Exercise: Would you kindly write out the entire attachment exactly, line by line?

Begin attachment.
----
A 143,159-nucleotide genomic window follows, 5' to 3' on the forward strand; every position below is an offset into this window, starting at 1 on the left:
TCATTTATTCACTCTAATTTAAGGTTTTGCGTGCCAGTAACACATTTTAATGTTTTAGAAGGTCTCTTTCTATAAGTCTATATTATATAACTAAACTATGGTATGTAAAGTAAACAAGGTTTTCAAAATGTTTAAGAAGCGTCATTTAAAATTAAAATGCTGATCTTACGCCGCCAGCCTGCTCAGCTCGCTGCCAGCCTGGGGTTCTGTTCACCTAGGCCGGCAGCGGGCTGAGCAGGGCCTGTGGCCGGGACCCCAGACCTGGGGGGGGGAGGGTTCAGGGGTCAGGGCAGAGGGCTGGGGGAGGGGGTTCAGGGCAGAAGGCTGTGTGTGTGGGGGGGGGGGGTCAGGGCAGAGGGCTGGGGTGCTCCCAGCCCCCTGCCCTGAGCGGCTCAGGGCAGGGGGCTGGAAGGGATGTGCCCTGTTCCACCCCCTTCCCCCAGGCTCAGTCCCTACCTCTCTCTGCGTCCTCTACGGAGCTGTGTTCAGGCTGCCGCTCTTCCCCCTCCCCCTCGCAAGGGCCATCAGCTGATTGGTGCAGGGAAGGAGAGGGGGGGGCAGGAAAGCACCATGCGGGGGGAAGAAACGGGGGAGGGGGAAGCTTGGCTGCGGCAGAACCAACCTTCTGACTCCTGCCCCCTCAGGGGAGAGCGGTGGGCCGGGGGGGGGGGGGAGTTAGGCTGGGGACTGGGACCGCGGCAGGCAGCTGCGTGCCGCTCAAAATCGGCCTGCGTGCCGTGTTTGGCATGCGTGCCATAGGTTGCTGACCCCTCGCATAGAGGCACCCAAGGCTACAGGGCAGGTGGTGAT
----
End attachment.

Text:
A 143,159-nucleotide genomic window follows, 5' to 3' on the forward strand; every position below is an offset into this window, starting at 1 on the left:
TCATTTATTCACTCTAATTTAAGGTTTTGCGTGCCAGTAACACATTTTAATGTTTTAGAAGGTCTCTTTCTATAAGTCTATATTATATAACTAAACTATGGTATGTAAAGTAAACAAGGTTTTCAAAATGTTTAAGAAGCGTCATTTAAAATTAAAATGCTGATCTTACGCCGCCAGCCTGCTCAGCTCGCTGCCAGCCTGGGGTTCTGTTCACCTAGGCCGGCAGCGGGCTGAGCAGGGCCTGTGGCCGGGACCCCAGACCTGGGGGGGGGAGGGTTCAGGGGTCAGGGCAGAGGGCTGGGGGAGGGGGTTCAGGGCAGAAGGCTGTGTGTGTGGGGGGGGGGGGTCAGGGCAGAGGGCTGGGGTGCTCCCAGCCCCCTGCCCTGAGCGGCTCAGGGCAGGGGGCTGGAAGGGATGTGCCCTGTTCCACCCCCTTCCCCCAGGCTCAGTCCCTACCTCTCTCTGCGTCCTCTACGGAGCTGTGTTCAGGCTGCCGCTCTTCCCCCTCCCCCTCGCAAGGGCCATCAGCTGATTGGTGCAGGGAAGGAGAGGGGGGGGCAGGAAAGCACCATGCGGGGGGAAGAAACGGGGGAGGGGGAAGCTTGGCTGCGGCAGAACCAACCTTCTGACTCCTGCCCCCTCAGGGGAGAGCGGTGGGCCGGGGGGGGGGGGGAGTTAGGCTGGGGACTGGGACCGCGGCAGGCAGCTGCGTGCCGCTCAAAATCGGCCTGCGTGCCGTGTTTGGCATGCGTGCCATAGGTTGCTGACCCCTCGCATAGAGGCACCCAAGGCTACAGGGCAGGTGGTGAT